Which Immunosuppressants for AD, Psoriasis Are Associated With Higher AE Monitoring?

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Frequency of clinical and laboratory monitoring for adverse events in patients with atopic dermatitis or psoriasis prescribed certain systemic immunosuppressant therapies may be questionable and reflect a gap between knowledge and practice.

Treatment with cyclosporine, methotrexate, or mycophenolate is associated with more testing of blood pressure (BP), complete blood count (CBC), liver function (LFT), renal function (RFT), and lipid panels by dermatologists in adults with atopic dermatitis (AD) and psoriasis compared with patients who are not prescribed immunosuppressants, according to study findings published in the Journal of the American Academy of Dermatology.

Researchers used data from the 1993-2015 National Ambulatory Medical Care Survey to examine adult dermatology visits for AD or psoriasis. The most commonly prescribed immunosuppressant in patients with AD was cyclosporine (number of prescriptions, 166,287; 95% CI, 36,672-295,902). Other immunosuppressants prescribed in the AD population were methotrexate (number of prescriptions, 123,489; 95% CI, 23,749-223,228), azathioprine (number of prescriptions, 118,490; 95% CI, 5,266-231,714), and mycophenolate (number of prescriptions, 31,404; 95% CI, 0-54,203).

Screening was higher for BP, CBC, LFT, RFT, and lipids in patients with AD who were prescribed cyclosporine vs no immunosuppressants. In addition, mycophenolate was associated with increased testing for CBC, LFT, RFT, and lipids in this group (P <.001), and methotrexate was associated with increased testing for CBC.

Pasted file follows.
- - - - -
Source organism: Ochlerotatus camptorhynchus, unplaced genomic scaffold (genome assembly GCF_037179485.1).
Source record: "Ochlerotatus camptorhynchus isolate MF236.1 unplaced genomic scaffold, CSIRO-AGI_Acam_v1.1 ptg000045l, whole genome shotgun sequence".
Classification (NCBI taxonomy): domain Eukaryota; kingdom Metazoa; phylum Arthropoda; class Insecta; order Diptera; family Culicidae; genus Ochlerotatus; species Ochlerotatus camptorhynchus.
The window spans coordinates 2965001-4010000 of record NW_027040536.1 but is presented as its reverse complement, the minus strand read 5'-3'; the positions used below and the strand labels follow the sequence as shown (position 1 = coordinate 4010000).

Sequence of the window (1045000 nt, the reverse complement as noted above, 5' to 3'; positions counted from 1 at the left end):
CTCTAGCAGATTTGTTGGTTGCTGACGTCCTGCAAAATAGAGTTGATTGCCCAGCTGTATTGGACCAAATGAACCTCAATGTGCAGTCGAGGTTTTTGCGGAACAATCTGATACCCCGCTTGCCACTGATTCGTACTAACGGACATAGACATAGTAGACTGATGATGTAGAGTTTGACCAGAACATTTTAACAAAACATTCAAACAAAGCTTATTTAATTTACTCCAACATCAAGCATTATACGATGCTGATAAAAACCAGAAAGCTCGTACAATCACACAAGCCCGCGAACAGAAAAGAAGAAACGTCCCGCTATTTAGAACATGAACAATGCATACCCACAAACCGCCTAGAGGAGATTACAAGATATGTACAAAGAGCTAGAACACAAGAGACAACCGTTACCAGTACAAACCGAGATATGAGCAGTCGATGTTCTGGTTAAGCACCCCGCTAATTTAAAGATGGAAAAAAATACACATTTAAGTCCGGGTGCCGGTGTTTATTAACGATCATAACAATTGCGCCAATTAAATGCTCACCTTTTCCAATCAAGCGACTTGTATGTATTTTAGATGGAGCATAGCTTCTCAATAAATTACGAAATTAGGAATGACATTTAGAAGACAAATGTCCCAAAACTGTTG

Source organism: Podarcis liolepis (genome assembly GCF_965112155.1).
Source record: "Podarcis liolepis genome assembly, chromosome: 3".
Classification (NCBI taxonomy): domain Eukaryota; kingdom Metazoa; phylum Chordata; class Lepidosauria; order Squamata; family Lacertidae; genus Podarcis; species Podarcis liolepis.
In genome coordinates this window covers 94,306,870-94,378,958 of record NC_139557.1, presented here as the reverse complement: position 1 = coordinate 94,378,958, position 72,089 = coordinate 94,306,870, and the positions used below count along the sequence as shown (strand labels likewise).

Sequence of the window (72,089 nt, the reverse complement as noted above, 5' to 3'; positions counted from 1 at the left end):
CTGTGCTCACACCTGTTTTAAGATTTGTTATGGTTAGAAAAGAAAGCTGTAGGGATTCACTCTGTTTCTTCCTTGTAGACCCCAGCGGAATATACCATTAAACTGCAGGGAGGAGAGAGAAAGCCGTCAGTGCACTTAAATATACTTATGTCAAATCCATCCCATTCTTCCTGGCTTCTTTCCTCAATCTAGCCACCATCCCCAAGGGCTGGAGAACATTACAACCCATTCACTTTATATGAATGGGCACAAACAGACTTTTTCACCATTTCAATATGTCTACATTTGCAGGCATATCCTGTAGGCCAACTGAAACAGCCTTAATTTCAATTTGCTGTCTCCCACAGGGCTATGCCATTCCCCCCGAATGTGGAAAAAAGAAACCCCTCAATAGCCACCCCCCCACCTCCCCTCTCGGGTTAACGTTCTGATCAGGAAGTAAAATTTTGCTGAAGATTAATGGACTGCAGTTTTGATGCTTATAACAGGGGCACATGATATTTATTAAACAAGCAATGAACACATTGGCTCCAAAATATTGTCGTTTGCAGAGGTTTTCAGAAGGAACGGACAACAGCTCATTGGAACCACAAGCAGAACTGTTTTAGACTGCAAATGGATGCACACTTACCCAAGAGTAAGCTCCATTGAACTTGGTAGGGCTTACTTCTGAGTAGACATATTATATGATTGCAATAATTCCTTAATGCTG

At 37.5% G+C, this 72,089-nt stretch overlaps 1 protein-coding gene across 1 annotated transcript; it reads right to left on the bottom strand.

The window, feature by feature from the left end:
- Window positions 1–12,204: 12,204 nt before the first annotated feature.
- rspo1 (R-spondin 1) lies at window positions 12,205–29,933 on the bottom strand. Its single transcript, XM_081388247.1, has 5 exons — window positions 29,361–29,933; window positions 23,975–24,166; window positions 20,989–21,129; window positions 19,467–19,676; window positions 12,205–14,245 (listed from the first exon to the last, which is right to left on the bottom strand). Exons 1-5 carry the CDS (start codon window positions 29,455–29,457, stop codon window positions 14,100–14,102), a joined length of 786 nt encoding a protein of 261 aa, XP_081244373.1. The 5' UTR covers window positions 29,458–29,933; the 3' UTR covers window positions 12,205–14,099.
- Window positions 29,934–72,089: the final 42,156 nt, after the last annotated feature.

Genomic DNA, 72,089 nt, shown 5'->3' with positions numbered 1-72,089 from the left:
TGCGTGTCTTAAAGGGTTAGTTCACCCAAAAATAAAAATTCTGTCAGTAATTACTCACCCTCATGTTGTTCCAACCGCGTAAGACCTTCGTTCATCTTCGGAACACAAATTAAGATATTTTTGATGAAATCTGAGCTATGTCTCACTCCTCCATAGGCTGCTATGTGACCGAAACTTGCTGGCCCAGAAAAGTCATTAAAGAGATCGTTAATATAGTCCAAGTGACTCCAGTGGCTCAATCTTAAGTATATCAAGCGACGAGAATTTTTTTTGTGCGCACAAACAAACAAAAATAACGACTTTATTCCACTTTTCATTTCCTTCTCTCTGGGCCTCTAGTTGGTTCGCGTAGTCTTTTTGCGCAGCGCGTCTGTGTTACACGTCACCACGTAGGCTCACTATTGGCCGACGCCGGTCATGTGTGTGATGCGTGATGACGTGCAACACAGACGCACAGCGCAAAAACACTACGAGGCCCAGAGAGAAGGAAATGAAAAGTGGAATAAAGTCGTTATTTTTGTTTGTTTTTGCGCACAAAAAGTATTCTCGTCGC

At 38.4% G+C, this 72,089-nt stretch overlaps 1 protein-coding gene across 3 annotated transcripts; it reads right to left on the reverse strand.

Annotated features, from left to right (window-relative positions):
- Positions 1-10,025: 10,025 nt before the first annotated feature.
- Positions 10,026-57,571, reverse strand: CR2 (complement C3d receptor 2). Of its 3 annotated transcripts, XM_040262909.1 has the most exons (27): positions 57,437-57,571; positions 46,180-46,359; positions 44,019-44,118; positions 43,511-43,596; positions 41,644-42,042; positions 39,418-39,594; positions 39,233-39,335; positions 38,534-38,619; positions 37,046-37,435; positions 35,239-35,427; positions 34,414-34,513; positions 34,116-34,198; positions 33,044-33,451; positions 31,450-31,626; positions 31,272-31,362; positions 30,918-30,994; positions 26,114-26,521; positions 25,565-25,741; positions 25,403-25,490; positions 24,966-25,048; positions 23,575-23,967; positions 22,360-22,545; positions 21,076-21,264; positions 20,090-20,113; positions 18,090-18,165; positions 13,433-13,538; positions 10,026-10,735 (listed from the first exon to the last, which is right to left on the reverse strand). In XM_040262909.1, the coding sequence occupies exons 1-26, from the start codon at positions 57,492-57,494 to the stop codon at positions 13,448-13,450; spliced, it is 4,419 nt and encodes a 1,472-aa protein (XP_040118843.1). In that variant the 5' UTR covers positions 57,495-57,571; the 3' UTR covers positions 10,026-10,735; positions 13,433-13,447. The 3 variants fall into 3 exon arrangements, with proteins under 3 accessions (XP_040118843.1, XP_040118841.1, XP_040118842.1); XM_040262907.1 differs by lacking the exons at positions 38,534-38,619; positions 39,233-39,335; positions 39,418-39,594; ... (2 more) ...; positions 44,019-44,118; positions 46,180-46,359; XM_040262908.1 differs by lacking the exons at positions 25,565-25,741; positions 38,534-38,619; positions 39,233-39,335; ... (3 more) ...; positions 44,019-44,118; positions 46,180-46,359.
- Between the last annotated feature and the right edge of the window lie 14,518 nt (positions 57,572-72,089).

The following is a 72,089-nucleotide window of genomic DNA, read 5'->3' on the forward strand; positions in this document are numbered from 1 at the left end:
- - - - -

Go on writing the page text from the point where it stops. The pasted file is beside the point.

In patients with psoriasis, the most commonly prescribed drug was methotrexate (number of prescriptions, 2,003,239; 95% CI, 1,442,108-2,564,370), followed by cyclosporine (number of prescriptions, 259,910; 95% CI, 102,349-417,472), azathioprine (number of prescriptions, 76,891; 95% CI, 0-186,672), and mycophenolate (number of prescriptions, 8,513; 95% CI, 0-25,303). Treatment with cyclosporine vs no immunosuppressants was associated with increased BP, CBC, lipids, and urinalysis testing in patients with psoriasis. Methotrexate was linked to increased CBC, lipids, and urinalysis testing; mycophenolate was associated with increased CBC and LFT testing (P <.001).

The study found that patients with AD or psoriasis who were prescribed cyclosporine were screened for hypertension less often than patients with AD or psoriasis not receiving cyclosporine treatment. The investigators also noted that RFT and LFT were performed in all the patients with AD, but not the patients with psoriasis on cyclosporine. Patients with AD or psoriasis treated with methotrexate rarely had LFT, RFT, or CBC testing. Although methotrexate can be administered safely long-term, the researchers acknowledged that its association with adverse events suggest that closer monitoring than that seen in this study is merited. In addition, they found that LFT and/or RFT testing was performed more commonly in patients prescribed mycophenolate than patients prescribed methotrexate or cyclosporine, which have been linked to hepatic and renal adverse events.

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Study limitations included the cross-sectional nature of sampling visits and the selection of visits from a 1-week reporting period.

The investigators believe that “this survey suggests there may be practice gaps for dermatologists in the monitoring of adverse events from immunosuppressants.”

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Singh P, Silverberg JI. Adverse-event monitoring in patients on oral systemic medications for inflammatory skin disease [published online February 20, 2020]. J Am Acad Dermatol. doi:10.1016/j.jaad.2020.02.043